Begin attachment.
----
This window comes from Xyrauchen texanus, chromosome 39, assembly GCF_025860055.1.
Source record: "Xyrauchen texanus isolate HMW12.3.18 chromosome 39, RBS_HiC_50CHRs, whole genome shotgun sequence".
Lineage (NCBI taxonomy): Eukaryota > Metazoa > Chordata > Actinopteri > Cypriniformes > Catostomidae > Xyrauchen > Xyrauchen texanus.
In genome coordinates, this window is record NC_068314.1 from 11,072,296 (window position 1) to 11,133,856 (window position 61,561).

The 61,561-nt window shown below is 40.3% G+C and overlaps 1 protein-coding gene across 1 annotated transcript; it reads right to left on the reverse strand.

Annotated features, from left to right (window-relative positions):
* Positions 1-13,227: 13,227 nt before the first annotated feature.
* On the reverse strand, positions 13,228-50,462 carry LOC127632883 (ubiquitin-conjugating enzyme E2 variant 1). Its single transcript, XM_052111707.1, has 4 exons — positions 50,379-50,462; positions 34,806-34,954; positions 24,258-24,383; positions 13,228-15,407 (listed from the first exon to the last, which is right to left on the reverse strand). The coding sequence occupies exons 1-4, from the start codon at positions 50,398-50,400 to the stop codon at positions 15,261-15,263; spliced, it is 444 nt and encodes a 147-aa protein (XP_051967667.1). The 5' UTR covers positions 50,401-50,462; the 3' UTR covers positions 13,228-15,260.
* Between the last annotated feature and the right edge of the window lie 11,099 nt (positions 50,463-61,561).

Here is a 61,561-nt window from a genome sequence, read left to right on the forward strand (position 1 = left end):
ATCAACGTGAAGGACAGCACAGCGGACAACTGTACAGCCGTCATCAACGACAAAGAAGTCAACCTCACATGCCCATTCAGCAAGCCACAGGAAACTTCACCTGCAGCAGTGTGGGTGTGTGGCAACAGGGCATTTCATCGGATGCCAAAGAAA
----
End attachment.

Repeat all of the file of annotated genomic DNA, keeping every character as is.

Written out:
This window comes from Xyrauchen texanus, chromosome 39, assembly GCF_025860055.1.
Source record: "Xyrauchen texanus isolate HMW12.3.18 chromosome 39, RBS_HiC_50CHRs, whole genome shotgun sequence".
Lineage (NCBI taxonomy): Eukaryota > Metazoa > Chordata > Actinopteri > Cypriniformes > Catostomidae > Xyrauchen > Xyrauchen texanus.
In genome coordinates, this window is record NC_068314.1 from 11,072,296 (window position 1) to 11,133,856 (window position 61,561).

The 61,561-nt window shown below is 40.3% G+C and overlaps 1 protein-coding gene across 1 annotated transcript; it reads right to left on the reverse strand.

Annotated features, from left to right (window-relative positions):
* Positions 1-13,227: 13,227 nt before the first annotated feature.
* On the reverse strand, positions 13,228-50,462 carry LOC127632883 (ubiquitin-conjugating enzyme E2 variant 1). Its single transcript, XM_052111707.1, has 4 exons — positions 50,379-50,462; positions 34,806-34,954; positions 24,258-24,383; positions 13,228-15,407 (listed from the first exon to the last, which is right to left on the reverse strand). The coding sequence occupies exons 1-4, from the start codon at positions 50,398-50,400 to the stop codon at positions 15,261-15,263; spliced, it is 444 nt and encodes a 147-aa protein (XP_051967667.1). The 5' UTR covers positions 50,401-50,462; the 3' UTR covers positions 13,228-15,260.
* Between the last annotated feature and the right edge of the window lie 11,099 nt (positions 50,463-61,561).

Here is a 61,561-nt window from a genome sequence, read left to right on the forward strand (position 1 = left end):
ATCAACGTGAAGGACAGCACAGCGGACAACTGTACAGCCGTCATCAACGACAAAGAAGTCAACCTCACATGCCCATTCAGCAAGCCACAGGAAACTTCACCTGCAGCAGTGTGGGTGTGTGGCAACAGGGCATTTCATCGGATGCCAAAGAAA